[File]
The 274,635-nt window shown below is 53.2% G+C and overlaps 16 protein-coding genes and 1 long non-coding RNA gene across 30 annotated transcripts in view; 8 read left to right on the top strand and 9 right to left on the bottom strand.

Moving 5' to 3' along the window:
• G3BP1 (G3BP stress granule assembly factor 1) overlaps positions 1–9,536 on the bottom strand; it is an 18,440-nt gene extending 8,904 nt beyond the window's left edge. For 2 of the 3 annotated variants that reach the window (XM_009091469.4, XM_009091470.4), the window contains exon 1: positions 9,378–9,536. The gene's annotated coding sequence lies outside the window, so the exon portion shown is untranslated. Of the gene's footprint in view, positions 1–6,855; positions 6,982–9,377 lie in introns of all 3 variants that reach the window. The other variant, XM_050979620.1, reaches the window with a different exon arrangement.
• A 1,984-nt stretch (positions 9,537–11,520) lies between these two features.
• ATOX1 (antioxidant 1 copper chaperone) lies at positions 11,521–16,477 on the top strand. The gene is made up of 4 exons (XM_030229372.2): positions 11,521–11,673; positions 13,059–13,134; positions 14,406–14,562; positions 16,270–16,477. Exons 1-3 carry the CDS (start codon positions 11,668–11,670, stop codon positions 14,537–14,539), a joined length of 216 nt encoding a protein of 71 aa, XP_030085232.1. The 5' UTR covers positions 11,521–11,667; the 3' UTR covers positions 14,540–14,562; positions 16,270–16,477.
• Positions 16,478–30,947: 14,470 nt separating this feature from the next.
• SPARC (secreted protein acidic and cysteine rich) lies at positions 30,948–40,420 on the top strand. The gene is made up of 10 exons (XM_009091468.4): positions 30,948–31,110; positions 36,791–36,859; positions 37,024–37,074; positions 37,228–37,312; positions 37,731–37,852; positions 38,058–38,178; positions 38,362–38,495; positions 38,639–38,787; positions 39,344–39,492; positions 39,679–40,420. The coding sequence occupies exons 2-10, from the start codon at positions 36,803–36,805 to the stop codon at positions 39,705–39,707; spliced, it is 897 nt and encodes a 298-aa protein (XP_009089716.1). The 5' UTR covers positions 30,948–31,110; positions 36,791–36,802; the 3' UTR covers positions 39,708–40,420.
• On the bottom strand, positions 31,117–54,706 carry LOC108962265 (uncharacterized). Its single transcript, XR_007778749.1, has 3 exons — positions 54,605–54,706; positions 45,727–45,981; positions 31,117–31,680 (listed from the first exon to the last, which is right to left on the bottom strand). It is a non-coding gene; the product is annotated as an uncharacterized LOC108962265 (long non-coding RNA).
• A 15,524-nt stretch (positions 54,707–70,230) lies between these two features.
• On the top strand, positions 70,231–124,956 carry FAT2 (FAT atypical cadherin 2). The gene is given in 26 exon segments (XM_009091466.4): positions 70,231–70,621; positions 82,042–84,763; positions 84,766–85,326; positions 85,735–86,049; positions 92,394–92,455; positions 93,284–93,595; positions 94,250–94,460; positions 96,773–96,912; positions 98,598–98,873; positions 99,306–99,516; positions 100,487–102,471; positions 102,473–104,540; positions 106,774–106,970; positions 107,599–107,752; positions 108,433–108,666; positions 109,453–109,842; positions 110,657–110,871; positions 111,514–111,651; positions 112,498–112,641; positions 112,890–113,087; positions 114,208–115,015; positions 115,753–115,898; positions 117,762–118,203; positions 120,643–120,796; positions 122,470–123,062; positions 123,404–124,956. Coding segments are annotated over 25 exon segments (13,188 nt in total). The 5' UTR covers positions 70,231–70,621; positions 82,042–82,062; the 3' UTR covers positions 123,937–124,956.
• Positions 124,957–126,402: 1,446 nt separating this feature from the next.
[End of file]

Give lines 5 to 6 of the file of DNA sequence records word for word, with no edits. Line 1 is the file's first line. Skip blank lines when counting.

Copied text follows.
• ATOX1 (antioxidant 1 copper chaperone) lies at positions 11,521–16,477 on the top strand. The gene is made up of 4 exons (XM_030229372.2): positions 11,521–11,673; positions 13,059–13,134; positions 14,406–14,562; positions 16,270–16,477. Exons 1-3 carry the CDS (start codon positions 11,668–11,670, stop codon positions 14,537–14,539), a joined length of 216 nt encoding a protein of 71 aa, XP_030085232.1. The 5' UTR covers positions 11,521–11,667; the 3' UTR covers positions 14,540–14,562; positions 16,270–16,477.
• Positions 16,478–30,947: 14,470 nt separating this feature from the next.